Resident Shift Handoff Strategies in US Internal Medicine Residency Programs | Medical Education and Training | JAMA | JAMA Network
[Skip to Navigation]
Access to paid content on this site is currently suspended due to excessive activity being detected from your IP address Please contact the publisher to request reinstatement.
Arora  V, Johnson  J.  A model for building a standardized hand-off protocol.  Jt Comm J Qual Patient Saf. 2006;32(11):646-655.PubMedGoogle ScholarCrossref
Nasca  TJ, Day  SH, Amis  ES  Jr; ACGME Duty Hour Task Force.  The new recommendations on duty hours from the ACGME Task Force.  N Engl J Med. 2010;363(2):e3.PubMedGoogle ScholarCrossref
Robertson  ER, Morgan  L, Bird  S, Catchpole  K, McCulloch  P.  Interventions employed to improve intrahospital handover: a systematic review.  BMJ Qual Saf. 2014;23(7):600-607.PubMedGoogle ScholarCrossref
Riesenberg  LA, Leitzsch  J, Massucci  JL,  et al.  Residents’ and attending physicians’ handoffs: a systematic review of the literature.  Acad Med. 2009;84(12):1775-1787.PubMedGoogle ScholarCrossref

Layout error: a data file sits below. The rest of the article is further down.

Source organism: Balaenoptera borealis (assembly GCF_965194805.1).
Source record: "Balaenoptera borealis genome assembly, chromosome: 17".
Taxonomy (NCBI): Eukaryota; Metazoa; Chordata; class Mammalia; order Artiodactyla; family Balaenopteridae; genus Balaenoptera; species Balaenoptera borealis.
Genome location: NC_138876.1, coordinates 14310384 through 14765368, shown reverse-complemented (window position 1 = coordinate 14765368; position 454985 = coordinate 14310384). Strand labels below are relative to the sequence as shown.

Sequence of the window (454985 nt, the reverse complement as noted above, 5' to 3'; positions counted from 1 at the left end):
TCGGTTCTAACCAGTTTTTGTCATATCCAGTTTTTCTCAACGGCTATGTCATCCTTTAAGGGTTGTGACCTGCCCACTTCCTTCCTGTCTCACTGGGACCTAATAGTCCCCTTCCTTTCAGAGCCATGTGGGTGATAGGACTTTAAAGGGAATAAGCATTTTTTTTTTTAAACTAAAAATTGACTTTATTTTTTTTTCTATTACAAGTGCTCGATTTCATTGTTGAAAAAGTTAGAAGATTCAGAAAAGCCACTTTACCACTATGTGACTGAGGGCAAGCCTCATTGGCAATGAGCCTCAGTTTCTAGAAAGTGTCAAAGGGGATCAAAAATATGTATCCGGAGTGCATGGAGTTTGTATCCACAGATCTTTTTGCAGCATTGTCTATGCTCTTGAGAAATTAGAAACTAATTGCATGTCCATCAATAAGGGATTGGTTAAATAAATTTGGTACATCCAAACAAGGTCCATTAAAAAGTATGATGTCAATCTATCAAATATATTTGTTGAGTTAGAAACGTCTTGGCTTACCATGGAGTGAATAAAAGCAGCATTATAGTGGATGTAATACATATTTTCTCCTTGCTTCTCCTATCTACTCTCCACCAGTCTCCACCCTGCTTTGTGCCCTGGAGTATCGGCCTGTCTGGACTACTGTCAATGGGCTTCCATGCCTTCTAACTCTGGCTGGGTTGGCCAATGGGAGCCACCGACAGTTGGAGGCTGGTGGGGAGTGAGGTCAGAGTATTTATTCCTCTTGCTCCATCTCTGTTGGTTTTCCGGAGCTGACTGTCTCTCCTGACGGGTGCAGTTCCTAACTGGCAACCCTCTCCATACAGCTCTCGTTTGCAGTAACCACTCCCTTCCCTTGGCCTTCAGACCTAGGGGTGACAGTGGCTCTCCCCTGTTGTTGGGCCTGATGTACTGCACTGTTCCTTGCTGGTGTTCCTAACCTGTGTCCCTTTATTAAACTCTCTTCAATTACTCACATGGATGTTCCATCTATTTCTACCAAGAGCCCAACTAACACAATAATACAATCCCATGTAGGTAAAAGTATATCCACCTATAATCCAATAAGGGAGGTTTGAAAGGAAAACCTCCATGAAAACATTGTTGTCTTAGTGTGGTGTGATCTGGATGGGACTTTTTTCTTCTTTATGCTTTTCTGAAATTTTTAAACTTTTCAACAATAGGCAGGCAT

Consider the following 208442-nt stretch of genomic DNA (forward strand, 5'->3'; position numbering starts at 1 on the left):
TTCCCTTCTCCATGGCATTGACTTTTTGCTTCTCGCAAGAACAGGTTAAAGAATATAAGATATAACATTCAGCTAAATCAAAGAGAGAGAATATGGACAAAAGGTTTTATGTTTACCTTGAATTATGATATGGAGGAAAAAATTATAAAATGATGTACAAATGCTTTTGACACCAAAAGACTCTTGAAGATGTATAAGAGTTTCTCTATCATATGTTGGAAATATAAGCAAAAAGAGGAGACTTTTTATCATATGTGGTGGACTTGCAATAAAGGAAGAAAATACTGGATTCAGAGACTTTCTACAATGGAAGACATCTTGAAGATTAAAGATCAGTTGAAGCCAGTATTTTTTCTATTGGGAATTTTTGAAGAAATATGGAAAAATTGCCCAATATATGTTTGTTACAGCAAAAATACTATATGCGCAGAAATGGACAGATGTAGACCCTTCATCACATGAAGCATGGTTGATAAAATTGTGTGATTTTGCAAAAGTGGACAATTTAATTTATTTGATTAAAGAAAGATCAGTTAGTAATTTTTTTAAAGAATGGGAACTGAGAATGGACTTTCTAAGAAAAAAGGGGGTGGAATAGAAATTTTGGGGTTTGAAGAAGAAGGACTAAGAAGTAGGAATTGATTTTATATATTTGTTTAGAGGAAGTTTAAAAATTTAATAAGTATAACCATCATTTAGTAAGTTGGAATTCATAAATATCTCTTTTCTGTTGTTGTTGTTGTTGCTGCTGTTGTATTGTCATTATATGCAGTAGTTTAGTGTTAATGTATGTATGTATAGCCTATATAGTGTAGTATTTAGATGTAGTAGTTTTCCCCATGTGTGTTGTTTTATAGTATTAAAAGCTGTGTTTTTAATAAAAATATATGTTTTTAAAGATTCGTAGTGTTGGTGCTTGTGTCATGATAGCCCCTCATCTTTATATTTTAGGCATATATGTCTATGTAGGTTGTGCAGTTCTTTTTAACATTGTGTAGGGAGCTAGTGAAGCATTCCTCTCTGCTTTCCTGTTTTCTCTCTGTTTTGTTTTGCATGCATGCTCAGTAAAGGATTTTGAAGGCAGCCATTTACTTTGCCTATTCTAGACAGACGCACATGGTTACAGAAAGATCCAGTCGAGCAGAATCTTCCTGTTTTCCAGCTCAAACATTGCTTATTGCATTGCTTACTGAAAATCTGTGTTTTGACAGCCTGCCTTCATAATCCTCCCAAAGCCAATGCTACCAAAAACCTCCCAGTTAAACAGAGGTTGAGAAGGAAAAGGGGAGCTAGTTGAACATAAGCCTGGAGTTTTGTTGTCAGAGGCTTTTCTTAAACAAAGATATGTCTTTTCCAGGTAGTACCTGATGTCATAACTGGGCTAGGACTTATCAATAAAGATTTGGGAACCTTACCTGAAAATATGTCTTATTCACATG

Patterson  ES, Wears  RL.  Patient handoffs: standardized and reliable measurement tools remain elusive.  Jt Comm J Qual Patient Saf. 2010;36(2):52-61.PubMedGoogle ScholarCrossref
Starmer  AJ, Spector  ND, Srivastava  R,  et al; I-PASS Study Group.  Changes in medical errors after implementation of a handoff program.  N Engl J Med. 2014;371(19):1803-1812.PubMedGoogle ScholarCrossref
Research Letter
December 6, 2016

Resident Shift Handoff Strategies in US Internal Medicine Residency Programs

Author Affiliations
  • 1Division of Hospital Medicine, San Francisco Veterans Affairs Medical Center, San Francisco, California
  • 2Office of Academic Affairs, Memorial Healthcare System, Fort Lauderdale, Florida
  • 3Section of General Internal Medicine, University of Chicago Medical Center, Chicago, Illinois
  • 4Department of Medicine, University of Pennsylvania, Philadelphia
  • 5Department of Geriatrics and Palliative Medicine, Icahn School of Medicine at Mount Sinai, New York, New York
  • 6Division of Geriatrics and Palliative Medicine, Weill Cornell Medical College, New York, New York
JAMA. 2016;316(21):2273-2275. doi:10.1001/jama.2016.17786

National organizations such as the Accreditation Council for Graduate Medical Education, Agency for Healthcare Research and Quality, and Joint Commission have recommended specific strategies to improve resident handoffs, such as dedicated time and space to perform handoffs, standardized templates, and supervision by senior physicians.1,2 How these best-practice recommendations are implemented across programs is unknown.

Program directors are expected to standardize and improve handoffs within their institutions’ residency programs. Their perspective on strategies and satisfaction with this process can provide insight into improving handoffs. We describe implementation of recommended handoff strategies in a US cohort of internal medicine residency programs and association with program director satisfaction.